South America is as South America can be. Hot, humid and a little rough around the edges. Anja and myself stepped off at Guarulhos International Airport late on Thursday afternoon after two connecting flights from Cape Town. We made our way to our hotel for the night which looked like a paradise on the inside - see image attached. It had an awesome street view with a little park and Shell garage close by which I utilized for a middle-of-the-night coffee. Rowdy teenagers were also out and about; getting legal beers and cigarettes from their local grocer. I finished my coffee and made my way back to the hotel.
Our breakfast buffet was out of this world and we were psyched to catch our flight out to Foz that next morning.
Foz do Iguaçu
Foz reminded me of Ubud. It had open green areas, was less developed than the busy streets and societies of São Paulo and had a relaxing holiday feel to it. We grabbed an Uber and headed over to Parque das Aves - a center for bird conservation and recovery. It was beautiful to see the bold vivid colours of the birds and parrots against the tropical green landscapes these parts provided for me. We spotted a toucan and some pink flamingos and were ready to head on over to the Iguazu Falls round about 4pm. After waiting inline like you just discovered the Monkey Falls at Ratanga, a buss picks you up and takes you to different drop-off zones. We picked the one with a 1,4km hike - highly recommended especially for photographers. (Oooh and I also made friends with an anteater). The Falls were captivating. I can still remember the roars of the water and feeling so powerful and connected to it. There are about 280 waterfalls in Foz and the Iguazu Falls is so magnificent it bridges 3 countries - Brazil, Paraguay and Argentina.
I did a little mantra here in my head. My old faithful - The Gāyatrī Mantra
Rio De Janeiro
Rio seemed like home. We arrived early the afternoon and got ready to hit the streets for some photographs and exploring. The city had a wide range of culture, personality and diversity to it. Something new in every street, like little gems in an urban jungle maze. The name means “River of January” in Portuguese because the bay was mistaken for a river back in the day. The country exported most of it’s resources to Portugal in the early 1800s and received it’s name based on the red-barked Paubrasilia tree.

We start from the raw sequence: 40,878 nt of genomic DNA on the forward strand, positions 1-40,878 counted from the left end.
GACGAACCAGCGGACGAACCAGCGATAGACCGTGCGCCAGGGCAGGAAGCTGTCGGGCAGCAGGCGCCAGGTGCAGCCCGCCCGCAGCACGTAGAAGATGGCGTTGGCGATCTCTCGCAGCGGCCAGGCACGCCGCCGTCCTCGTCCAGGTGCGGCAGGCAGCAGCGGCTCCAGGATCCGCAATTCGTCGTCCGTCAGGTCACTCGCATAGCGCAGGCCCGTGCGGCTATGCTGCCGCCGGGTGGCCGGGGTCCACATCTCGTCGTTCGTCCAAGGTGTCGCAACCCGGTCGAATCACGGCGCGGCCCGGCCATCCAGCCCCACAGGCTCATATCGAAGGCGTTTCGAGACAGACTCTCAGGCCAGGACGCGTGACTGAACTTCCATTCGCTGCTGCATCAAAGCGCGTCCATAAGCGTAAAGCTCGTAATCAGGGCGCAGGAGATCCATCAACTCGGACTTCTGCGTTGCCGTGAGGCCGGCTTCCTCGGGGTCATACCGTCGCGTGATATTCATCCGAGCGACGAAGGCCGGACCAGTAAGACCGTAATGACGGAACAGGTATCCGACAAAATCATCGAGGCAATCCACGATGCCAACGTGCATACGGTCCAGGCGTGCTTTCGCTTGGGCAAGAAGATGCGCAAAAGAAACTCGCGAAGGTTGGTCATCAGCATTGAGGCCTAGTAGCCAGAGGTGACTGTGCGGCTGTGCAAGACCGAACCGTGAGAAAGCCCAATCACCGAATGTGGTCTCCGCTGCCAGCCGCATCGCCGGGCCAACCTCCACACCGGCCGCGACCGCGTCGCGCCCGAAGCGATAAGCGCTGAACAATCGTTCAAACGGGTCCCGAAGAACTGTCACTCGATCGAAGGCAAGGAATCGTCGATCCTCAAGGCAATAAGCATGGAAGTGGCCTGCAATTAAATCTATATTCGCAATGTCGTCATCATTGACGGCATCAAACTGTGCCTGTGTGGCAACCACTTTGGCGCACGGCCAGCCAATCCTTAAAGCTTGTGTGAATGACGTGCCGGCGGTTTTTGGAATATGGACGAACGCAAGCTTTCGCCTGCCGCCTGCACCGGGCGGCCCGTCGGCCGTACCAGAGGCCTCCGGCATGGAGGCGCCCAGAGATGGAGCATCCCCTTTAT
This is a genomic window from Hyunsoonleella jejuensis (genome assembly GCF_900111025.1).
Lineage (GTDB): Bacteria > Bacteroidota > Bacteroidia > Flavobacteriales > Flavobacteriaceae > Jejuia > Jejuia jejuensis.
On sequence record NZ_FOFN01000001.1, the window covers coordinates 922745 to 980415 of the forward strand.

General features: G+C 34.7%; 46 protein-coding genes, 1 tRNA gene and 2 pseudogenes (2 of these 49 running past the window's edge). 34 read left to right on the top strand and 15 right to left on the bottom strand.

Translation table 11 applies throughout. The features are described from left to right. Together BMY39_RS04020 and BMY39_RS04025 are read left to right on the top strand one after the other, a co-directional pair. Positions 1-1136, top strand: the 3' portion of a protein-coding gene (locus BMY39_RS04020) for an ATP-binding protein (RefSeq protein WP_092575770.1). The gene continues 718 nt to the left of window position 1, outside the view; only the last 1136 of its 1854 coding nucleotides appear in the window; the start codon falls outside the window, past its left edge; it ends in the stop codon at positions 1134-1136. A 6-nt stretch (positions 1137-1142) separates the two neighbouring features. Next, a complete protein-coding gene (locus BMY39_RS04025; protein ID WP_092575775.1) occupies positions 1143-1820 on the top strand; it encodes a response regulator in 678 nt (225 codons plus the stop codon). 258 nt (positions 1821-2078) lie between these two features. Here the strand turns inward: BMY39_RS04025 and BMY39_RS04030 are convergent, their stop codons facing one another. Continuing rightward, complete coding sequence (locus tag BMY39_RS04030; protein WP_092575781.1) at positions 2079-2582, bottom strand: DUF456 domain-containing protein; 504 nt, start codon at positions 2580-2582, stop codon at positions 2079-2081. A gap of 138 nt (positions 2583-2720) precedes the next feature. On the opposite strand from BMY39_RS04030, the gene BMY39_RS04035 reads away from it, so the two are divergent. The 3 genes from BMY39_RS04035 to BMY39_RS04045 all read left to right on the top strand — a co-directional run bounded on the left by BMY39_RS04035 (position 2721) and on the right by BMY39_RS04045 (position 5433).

Our hotel had a view over two favelas on some beautiful mountain shapes with Copocabana beach just a 5-minute walk away. It was perfect! We did a small tour up to Christ the Redeemer one misty morning and took the cable car up the breathtaking Sugarloaf Mountain for some landscape views over Rio. The currency they use in Brazil is called Real and it trades at about 4 ZAR per 1 R$. With petrol prices at 2.55 R$ per liter it’s easy to see why Uber is so much more affordable than in South Africa and living costs/food transportation costs are at a minimum. The street art scene is insane and extremely vivid and detailed; especially around the Escadaria Selarón parts.
There’s jack fruit in most trees - although the locals mock their smell and barely eat them; and coconuts hang around every corner. This is a real tropical paradise and I couldn’t help myself but long home thinking my raspberry plant would really love it here! I struggled to find avocado and canned jack fruit but managed to discover Guaraná Antarctica - almost like a cherry Fanta flavoured soft drink, originating in the country and so deliciously addictive. Brazil, if you are reading this send me Guaranás com açucar por favor. Obrigada! I traveled light and as per personal tradition bought back some local incense, Brazillian-brew coffee and a lifetime of memories and LIFE XP ++